Interview 2

(First published in the “15 Questions” section of the German online magazine Geisterspiegel.de in September 2009)

What three adjectives would you use to describe your profession? Compelling, magical, exhausting.

What book written by another author would you like to have written yourself? Many, but “Scoop” by Evelyn Waugh is certainly one of them.

What have been the three worst mistakes of your career? Failing to persevere; wasting time; and becoming discouraged.

Please list three of your novels I ought to take with me on a desert island? “The Malice Box (Daemonium)”; “The Secret Fire (Maleficus)”; and the next one, as yet unnamed.

Where will your career be in ten years time? What do you think or what is your wish? If I’m still able to write and find an audience, while providing for my family, I’ll consider myself very fortunate.

What was the latest book you have read? How did you like it? “Making Up The Mind”, by Chris Frith, a neuroscientist. It’s a great book.

What was the latest CD you have bought yourself? How do you like it? “Symphonic Works”, by Hidayat Inayat Khan. He is the brother of Noor Inayat Khan, a radio operator for British intelligence in Paris during World War Two who was one of the models for my character Rose Arden in “The Secret Fire”. The piece “La Monotonia” was written in her memory – she was captured in 1943 and executed at Dachau the following year. I like the CD very much.

If you won 20 million euros in the lottery would you still carry on working as an author? If your answer is ‘yes’ please tell us why and if it is ‘no’ why not? Yes, I’m sure I would. I have done it for 25 years, on and off, whether there was money in it or not, published or not, and I’ve come to the conclusion I’m just one of those sad cases who is compelled to do it.

What are the worst mistakes made by a newcomer author when she/he starts his writing career? I’m probably still right in the middle of making them.

What are the worst mistakes made by a newcomer author concerning her/his approach towards potential publishing houses for her/his own work? I think approaching publishing houses directly is often a mistake, and I’d urge anyone looking to get published to find a good agent first – someone who already represents authors writing the kind of work you want to write.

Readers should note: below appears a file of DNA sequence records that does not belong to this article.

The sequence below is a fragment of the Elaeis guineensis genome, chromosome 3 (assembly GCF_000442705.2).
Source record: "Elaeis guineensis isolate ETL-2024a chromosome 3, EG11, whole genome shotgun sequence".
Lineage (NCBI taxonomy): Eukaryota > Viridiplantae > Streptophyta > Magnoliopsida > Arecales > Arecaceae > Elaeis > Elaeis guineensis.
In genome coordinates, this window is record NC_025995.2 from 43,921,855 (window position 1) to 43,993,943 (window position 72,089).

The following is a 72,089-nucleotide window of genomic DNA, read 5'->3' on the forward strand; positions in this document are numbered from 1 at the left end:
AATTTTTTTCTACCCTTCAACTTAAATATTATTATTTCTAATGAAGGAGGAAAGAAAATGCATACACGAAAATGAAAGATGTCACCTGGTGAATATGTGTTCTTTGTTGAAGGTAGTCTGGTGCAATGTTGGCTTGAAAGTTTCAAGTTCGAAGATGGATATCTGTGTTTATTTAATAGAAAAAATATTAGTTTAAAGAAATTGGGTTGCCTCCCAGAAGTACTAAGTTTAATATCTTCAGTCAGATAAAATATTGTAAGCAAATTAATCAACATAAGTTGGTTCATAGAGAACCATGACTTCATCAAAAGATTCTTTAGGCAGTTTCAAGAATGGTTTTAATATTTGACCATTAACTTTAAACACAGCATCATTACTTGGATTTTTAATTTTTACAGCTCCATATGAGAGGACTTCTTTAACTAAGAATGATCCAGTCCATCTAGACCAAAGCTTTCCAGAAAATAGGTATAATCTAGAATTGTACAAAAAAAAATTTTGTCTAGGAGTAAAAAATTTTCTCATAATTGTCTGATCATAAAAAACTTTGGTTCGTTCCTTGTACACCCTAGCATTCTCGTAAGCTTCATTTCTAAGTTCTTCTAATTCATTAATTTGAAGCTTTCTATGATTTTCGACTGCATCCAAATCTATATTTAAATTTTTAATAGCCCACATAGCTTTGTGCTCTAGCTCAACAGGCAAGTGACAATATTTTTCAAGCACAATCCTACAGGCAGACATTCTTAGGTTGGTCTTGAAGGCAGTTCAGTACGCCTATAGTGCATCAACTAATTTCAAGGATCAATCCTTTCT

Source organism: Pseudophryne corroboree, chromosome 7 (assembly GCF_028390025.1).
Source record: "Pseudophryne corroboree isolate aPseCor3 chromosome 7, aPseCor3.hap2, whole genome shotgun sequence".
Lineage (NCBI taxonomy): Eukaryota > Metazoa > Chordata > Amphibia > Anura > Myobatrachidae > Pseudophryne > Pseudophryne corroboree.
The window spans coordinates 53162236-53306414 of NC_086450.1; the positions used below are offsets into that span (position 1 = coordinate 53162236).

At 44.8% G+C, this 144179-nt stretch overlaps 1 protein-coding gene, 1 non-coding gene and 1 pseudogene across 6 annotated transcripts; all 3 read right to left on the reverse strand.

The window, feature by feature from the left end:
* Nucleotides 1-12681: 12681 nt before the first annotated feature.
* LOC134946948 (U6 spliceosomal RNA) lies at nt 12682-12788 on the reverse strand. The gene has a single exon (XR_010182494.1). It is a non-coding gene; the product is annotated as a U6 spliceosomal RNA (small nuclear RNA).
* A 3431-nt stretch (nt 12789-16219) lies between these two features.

What literary protagonists would you like to have an intensive conversation with? Scheherezade; Jean Tarrou from Camus’ “The Plague”; Oliveira from Julio Cortazar’s “Rayuela” (Hopscotch), George Smiley and Karla from the spy novels of John Le Carre; Molly from William Gibson’s “Neuromancer”; Prospero from “The Tempest”; Lady Macbeth (and her husband, if available).

Please name the author (apart from youself) who you would personally wish that she/he became more famous than she/he is in Germany at the moment. Julio Cortazar and also Irene Hillel-Erlanger, author of the strange Dadaist-alchemical novel “Un Voyage en Kaleidoscope”.

A fairy comes to you and orders you to write a novel. She guarantees you that this novel will become a bestseller. Which genre would you choose for this book? Not a single genre but several jammed together – something involving mystery, neuroscience, mysticism, and current affairs, for example.

What would you tell your child if she/he wanted to follow in your footsteps and become an author herself/himself? I’d say I was very proud, and add: get up early, write every day, and make sure you can get a day job if you need one.

What are the three novels one should have read in one’s life? Impossible to decide. I’ll just list three that I’ve found spellbinding at different times in my life: “The Hobbit” by J.R.R. Tolkien, “Wuthering Heights” by Emily Bronte; “The Plague” by Albert Camus.

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